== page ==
Last month the Los Angeles Times reported that the 38,000, largely impoverished city of Bell, CA, paid its city manager $787,000 and its police chief $457,000. CNN videoed citizens who were “Mad as Hell”. State Attorney-General Jerry Brown descended, suggesting laws may have been broken. And CALPERS, the public employee pension administrator, launched an investigation. As it turns out, the salaries were only the tip of the iceberg. The perks and pensions added up to double the numbers above. What does Bell have to do with Berkeley? As it turns out, we have a lot in common.
Consider the business model of cities. There are shareholders (the voters) who elect a Board of Directors (mayor and council) who in turn hire a Chief Executive Officer or CEO (the city manager). The Council, entrusted with representing the interests of citizen-shareholders, formulates policy which the CEO-City Manager is charged with implementing. The other prime responsibility of the Board (Council) is to provide oversight of the CEO so that directives are implemented. That’s how it is suppose to work in both business and civic environments and, in theory, it’s a good model.
But when a Board of Directors skirts its responsibilities of policy-making and oversight and defers, or even colludes with the CEO, then we have an Enron situation. Shareholders become 3rd class and lose their life-savings. In a city, when the mayor and council aid and abet the city manager in pursuing his personal interests and ignore the interests of citizen shareholders, the result is the same. The citizens lose their shirts. This is the Bell, CA situation and, I submit, is also Berkeley’s.
Bell’s elected representatives failed constituents by ceding their oversight powers of the city manager to the city manager. Does “the fox taking care of the henhouse” ring a bell? How are Berkeley’s mayor and council similarly failing? Over the past 6 years, Berkeley elected officials have neglected their primary policy-formulating and oversight responsibilities and deferred instead to the City Manager, Phil Kamlarz.
Let’s be specific. In spite of long community activist appeals, the Berkeley City Council has adamantly rejected independent audits of city finances or a true telling of the financial miasma the city faces. Instead, they rely entirely on the city manager’s skewed and fragmented financial reporting, and then relay that verbatim to the community. Bell revisited. Council rejected citizen calls to have professional labor negotiators conduct recent city employee labor contract negotiations. Instead they let the City Manager Kamlarz to do so, thus continuing to set his own salary and perks. Bell revisited. Led by Mayor Bates, Council has “spiked” the City Manager’s salary by over 22% in the past 2 years. Bell, CA, revisited.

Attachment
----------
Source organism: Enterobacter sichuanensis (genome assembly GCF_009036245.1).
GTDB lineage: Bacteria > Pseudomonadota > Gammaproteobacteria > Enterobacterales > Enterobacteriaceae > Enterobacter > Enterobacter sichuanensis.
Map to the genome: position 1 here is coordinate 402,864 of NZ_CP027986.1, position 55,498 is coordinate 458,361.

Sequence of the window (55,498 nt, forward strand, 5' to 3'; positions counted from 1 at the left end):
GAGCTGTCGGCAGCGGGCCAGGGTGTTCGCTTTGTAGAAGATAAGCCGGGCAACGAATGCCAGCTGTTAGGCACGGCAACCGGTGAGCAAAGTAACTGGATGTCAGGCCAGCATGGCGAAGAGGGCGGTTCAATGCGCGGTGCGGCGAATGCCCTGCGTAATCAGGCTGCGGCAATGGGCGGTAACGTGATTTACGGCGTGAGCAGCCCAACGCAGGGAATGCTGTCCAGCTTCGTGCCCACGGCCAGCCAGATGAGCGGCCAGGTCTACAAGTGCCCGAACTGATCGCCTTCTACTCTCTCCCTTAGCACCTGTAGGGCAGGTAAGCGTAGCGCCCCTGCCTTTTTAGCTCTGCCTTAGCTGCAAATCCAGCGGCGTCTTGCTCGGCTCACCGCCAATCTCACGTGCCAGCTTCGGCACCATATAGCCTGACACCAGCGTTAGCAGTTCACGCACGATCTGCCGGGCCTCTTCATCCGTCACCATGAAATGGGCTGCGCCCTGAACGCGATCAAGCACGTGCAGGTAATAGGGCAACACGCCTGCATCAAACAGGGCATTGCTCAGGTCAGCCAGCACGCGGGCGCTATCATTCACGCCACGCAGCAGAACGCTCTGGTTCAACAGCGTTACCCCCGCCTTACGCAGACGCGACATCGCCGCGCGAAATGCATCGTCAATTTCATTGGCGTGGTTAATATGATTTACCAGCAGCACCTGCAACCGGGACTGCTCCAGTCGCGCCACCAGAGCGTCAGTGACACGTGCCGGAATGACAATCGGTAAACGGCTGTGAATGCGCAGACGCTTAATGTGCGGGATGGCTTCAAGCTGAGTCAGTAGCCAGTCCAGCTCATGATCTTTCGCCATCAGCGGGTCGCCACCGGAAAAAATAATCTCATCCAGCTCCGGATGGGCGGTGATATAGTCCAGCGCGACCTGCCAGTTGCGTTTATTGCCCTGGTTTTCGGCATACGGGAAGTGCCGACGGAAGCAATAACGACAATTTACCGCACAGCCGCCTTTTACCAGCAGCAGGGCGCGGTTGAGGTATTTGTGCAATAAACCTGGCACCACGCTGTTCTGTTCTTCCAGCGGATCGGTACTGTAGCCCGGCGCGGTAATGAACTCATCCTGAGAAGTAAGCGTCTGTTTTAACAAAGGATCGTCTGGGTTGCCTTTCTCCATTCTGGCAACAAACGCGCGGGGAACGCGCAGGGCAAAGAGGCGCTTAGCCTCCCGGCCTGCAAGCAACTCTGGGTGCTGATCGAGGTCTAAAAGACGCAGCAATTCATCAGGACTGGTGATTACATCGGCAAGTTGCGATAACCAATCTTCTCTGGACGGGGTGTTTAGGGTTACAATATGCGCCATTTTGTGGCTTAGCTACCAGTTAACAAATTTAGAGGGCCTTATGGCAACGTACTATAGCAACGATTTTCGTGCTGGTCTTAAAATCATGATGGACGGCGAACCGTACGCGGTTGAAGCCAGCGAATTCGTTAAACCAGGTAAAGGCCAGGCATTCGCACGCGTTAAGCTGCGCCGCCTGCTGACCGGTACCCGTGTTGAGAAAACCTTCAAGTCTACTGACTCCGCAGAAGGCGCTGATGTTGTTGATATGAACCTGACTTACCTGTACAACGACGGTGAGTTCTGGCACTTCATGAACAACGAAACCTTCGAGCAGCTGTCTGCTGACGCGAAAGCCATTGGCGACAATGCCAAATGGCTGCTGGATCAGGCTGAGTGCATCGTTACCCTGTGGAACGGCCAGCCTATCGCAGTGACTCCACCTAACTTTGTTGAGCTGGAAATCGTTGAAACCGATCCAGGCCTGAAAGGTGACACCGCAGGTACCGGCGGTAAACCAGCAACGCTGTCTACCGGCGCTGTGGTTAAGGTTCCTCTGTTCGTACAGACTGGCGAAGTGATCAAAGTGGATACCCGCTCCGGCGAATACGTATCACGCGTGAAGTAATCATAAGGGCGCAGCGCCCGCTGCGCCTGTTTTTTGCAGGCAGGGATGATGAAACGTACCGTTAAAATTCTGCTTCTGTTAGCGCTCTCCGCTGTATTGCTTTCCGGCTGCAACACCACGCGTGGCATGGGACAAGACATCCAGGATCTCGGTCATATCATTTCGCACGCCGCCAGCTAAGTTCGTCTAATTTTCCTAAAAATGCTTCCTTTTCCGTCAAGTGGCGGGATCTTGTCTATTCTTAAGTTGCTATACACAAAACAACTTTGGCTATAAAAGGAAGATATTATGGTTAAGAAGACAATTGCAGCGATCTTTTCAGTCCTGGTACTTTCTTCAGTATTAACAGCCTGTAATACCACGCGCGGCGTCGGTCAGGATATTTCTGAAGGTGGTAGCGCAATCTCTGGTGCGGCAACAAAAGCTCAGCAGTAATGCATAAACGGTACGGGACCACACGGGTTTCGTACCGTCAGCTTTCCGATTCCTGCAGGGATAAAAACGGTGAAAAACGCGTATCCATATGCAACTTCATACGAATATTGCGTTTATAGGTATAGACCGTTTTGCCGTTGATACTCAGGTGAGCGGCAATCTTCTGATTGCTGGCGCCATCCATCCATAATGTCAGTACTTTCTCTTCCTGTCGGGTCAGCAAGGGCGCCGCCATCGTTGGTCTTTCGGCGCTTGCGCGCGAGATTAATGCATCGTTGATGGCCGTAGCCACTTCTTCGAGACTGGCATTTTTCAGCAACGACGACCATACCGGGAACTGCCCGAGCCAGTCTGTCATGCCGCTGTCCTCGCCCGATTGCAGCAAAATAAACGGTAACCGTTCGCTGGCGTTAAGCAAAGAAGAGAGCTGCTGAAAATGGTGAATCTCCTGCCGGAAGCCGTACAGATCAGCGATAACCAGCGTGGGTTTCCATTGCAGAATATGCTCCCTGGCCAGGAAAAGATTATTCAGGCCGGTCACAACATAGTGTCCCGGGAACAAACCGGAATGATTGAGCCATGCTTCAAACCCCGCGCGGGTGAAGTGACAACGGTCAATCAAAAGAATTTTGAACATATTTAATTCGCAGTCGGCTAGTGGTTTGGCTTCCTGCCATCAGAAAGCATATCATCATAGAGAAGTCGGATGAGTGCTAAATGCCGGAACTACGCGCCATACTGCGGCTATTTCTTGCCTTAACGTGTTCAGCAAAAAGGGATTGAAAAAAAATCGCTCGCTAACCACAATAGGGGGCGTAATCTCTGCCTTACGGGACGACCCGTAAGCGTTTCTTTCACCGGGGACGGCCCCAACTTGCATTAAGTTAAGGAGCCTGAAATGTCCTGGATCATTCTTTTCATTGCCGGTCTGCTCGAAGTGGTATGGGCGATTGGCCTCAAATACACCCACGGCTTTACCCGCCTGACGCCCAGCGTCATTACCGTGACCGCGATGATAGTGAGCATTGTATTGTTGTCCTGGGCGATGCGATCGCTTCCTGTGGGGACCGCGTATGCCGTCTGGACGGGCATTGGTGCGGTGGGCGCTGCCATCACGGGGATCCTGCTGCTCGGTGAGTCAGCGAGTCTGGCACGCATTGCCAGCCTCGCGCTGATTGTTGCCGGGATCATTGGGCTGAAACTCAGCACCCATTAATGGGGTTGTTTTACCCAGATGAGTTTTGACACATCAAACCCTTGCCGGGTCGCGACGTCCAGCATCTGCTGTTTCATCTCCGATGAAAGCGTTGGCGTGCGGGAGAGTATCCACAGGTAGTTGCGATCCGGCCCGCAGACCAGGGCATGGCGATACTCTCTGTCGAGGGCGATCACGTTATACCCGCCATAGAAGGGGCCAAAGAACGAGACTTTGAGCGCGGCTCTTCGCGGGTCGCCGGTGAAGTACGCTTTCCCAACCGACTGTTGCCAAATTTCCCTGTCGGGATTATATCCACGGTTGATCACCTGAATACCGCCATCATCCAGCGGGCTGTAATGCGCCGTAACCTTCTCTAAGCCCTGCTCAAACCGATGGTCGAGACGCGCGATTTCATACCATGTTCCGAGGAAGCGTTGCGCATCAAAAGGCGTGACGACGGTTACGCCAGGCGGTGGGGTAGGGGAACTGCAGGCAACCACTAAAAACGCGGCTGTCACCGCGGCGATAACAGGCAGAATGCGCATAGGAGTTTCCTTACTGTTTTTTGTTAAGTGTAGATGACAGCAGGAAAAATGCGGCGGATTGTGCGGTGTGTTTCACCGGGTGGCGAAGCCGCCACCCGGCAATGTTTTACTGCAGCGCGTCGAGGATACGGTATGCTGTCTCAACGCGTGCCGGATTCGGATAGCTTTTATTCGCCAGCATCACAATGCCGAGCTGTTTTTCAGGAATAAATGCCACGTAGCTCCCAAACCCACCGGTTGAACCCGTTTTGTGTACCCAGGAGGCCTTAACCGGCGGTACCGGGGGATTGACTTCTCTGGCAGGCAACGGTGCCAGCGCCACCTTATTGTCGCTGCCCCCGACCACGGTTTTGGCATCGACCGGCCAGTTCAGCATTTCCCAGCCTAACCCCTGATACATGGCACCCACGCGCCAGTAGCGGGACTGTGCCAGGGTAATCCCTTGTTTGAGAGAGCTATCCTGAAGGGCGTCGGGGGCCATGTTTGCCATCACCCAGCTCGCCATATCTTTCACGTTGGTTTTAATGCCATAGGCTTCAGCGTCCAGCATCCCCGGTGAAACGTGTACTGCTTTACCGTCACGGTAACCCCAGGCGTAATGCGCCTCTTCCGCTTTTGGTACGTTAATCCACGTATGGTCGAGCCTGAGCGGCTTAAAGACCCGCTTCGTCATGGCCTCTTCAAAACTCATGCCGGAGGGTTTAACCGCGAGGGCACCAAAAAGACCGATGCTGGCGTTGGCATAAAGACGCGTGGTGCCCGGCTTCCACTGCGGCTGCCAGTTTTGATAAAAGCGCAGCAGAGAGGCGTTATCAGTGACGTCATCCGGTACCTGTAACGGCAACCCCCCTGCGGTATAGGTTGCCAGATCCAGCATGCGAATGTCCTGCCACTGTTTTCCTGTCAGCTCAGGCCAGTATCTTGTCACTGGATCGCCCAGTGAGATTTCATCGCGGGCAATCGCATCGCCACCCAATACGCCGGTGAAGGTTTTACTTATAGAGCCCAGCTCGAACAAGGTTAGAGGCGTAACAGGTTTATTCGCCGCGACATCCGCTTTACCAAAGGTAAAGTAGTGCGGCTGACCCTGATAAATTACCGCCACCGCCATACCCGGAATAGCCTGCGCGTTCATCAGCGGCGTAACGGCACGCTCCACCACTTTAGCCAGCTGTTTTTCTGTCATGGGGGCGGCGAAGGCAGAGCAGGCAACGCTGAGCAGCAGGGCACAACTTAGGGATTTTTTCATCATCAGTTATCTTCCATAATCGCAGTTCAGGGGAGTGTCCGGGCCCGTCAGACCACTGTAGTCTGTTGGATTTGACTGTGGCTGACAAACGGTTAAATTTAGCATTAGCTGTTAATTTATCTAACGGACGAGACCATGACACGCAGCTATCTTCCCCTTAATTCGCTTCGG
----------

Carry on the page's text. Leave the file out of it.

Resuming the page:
If Berkeley needs an example of how the “Public Servant Cartel” has co-opted citizens, via the council connection, then consider the issue of public swimming pools. In the last election voters rejected Measure C, a $22 million bond to “Save Our Pools”. Why? Not because the community doesn’t support our pools. It’s because the city manager, with council’s approval, crafted the measure so that $10 million of that debt would not serve pools or pool users, but would instead be diverted to sustain city employee salaries, perks and pensions. After Measure C was defeated, the Council and City Manager “punished” the community. They closed Willard Pool, the only public pool serving south Berkeley. Council further announced that Willard would be shut down definitively because it was in such irremediable disrepair. Whose fault is this disrepair? Perhaps because, for years, Berkeley has deferred infrastructure maintenance and improvements in order to maintain city employee salary boosts, pension benefits and perks?
In late July, at the final council meeting before adjourning for summer break, Mayor Bates and council advertised whom they truly represent. They (1) OK’ed a $231,000 budget item (public taxes) to fund “perk” YMCA membership for city employees, and, in the same session, (2) Indicated that the $13,000 to keep the remaining 2 public pools in Berkeley open over the summer at more useable hours would be found, but likely only by deferring some city infrastructure repairs. Simply put, council endorsed city employee benefits of free swim year-round while the public goes wanting. Bell revisited.
So “What do Bell and Berkeley Have in Common?” Very much it seems. And Berkeley too should be “Mad as Hell”. “For whom does Bell toll?” In fact, Berkeley, “it tolls for thee”.